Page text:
Indeed, both the City and Province are currently considering legal action to compel national government to act. This is not a finger pointing exercise, it is about ensuring that the Constitution is given effect to and that the rights of citizens and ratepayers are fought for and protected.
What the city does control is the infrastructure that cleans the water and carries it to your homes, businesses, and schools.
Long ago, the City put in place a strategy to reduce water losses from its pipe network, reducing such losses to 14%. The City has been hugely successful in delivering on this strategy, which is well below the international average, and also well below the average of 37% for municipalities in South Africa.
I am often asked how a city surrounded by ocean can run out of water.
Desalination, regardless of what anyone says, is expensive and complex.
And the problem is that there simply isn’t money. Large-scale facilities cost anything up to R15 billion. That is a third of Cape Town’s annual budget. No city can afford such facilities on its own. Especially when their provision is outside its legal mandate.
However, as part of our immediate augmentation plans, we are bringing on board 3 smaller-scale desalination plants which I visited this week. These are located at Strandfontein, Monwabisi, and the Waterfront.
Our primary focus is on bringing the Atlantis and Cape Flats Aquifers on line.
This is because aquifers provide a much more immediate and cost-effective water source than desalination.
Water supply will also be augmented by transfers from private dams and water reuse.
In total, the city plans to bring 120 megalitres on line by May 2018 as a result of these augmentation efforts.
The City will also look to even larger scale and aggressive augmentation projects to ensure water resilience in the years going forward, using a similar mix of water supply sources.
We must ensure that this situation never confronts Cape Town again. And the City will continue to go beyond its mandate in pursuance of the most effective and sustainable augmented water sources.
I need to be absolutely clear here – the only way to avoid Day Zero in the immediate term is by further reducing demand. There is no silver bullet or augmentation scheme which will in the short term change this simple fact.
Augmentation will only assist greatly in the years to come.
This is not because of a lack of planning or foresight.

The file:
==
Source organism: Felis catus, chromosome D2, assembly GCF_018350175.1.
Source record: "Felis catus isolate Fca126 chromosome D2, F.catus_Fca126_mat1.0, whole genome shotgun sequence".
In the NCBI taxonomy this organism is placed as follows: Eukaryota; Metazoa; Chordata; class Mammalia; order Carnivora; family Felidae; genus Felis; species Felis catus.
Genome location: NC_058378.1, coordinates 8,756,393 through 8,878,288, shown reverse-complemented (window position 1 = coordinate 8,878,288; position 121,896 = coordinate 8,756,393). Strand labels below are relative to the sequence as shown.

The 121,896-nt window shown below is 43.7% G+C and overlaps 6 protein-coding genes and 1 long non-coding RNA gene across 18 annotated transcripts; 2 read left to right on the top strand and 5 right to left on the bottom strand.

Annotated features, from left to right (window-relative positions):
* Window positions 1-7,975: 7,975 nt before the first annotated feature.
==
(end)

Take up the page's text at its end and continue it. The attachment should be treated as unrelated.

It is because of the unprecedented severity of the current drought, the worst in recorded history.
Cape Town has come through previous droughts, because of the steps it has taken to manage and reduce demand.
And this is where, Cape Town, I need your immediate help and decisive action.
The only way to defeat Day Zero is to use less water. All of us. We are part of this continent and we have to work together. The high users will face tariffs but this is a punitive measure,
This is a hard reality. I know from first-hand experience that it is inconvenient, and that a great many households, rich and poor, have taken steps to drastically cut their consumption and now have to do even more.
But now is the time. There is only one last chance, and one last window of opportunity.
If we take this last chance and we rally together, it can be done. This chance will not present itself again.
I understand your frustration with this reality and I often wonder too how my own family can save even more water.
But so many households have managed to dramatically reduce their demand through innovative measures and sheer determination. These families are heroes and we are incredibly grateful for their efforts.
However, despite the large-scale campaigns to communicate otherwise, we estimate that over 50% of residents have not reduced their consumption.
We will unapologetically go after residents who for no good reason exceed their allocation. [Watch car washers in Cape Town.]
Indeed, every week 2000-2500 water demand devices are being installed at households across the City who exceed their allowance. This programme will now be accelerated.
The restrictions that will be in place from 1 February means that the City will only be able to use 450 megalitres per day.